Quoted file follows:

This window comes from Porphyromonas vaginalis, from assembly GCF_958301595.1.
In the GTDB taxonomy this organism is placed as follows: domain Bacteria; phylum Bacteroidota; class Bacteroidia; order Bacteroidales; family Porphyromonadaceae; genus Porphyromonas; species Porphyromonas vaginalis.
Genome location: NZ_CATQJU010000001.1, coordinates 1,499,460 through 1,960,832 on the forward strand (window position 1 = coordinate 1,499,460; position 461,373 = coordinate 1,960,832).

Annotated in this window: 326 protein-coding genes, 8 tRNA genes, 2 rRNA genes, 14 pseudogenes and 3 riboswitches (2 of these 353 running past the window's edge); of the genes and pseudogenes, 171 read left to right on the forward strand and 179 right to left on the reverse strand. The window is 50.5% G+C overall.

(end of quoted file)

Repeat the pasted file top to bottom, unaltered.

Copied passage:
This window comes from Porphyromonas vaginalis, from assembly GCF_958301595.1.
In the GTDB taxonomy this organism is placed as follows: domain Bacteria; phylum Bacteroidota; class Bacteroidia; order Bacteroidales; family Porphyromonadaceae; genus Porphyromonas; species Porphyromonas vaginalis.
Genome location: NZ_CATQJU010000001.1, coordinates 1,499,460 through 1,960,832 on the forward strand (window position 1 = coordinate 1,499,460; position 461,373 = coordinate 1,960,832).

Annotated in this window: 326 protein-coding genes, 8 tRNA genes, 2 rRNA genes, 14 pseudogenes and 3 riboswitches (2 of these 353 running past the window's edge); of the genes and pseudogenes, 171 read left to right on the forward strand and 179 right to left on the reverse strand. The window is 50.5% G+C overall.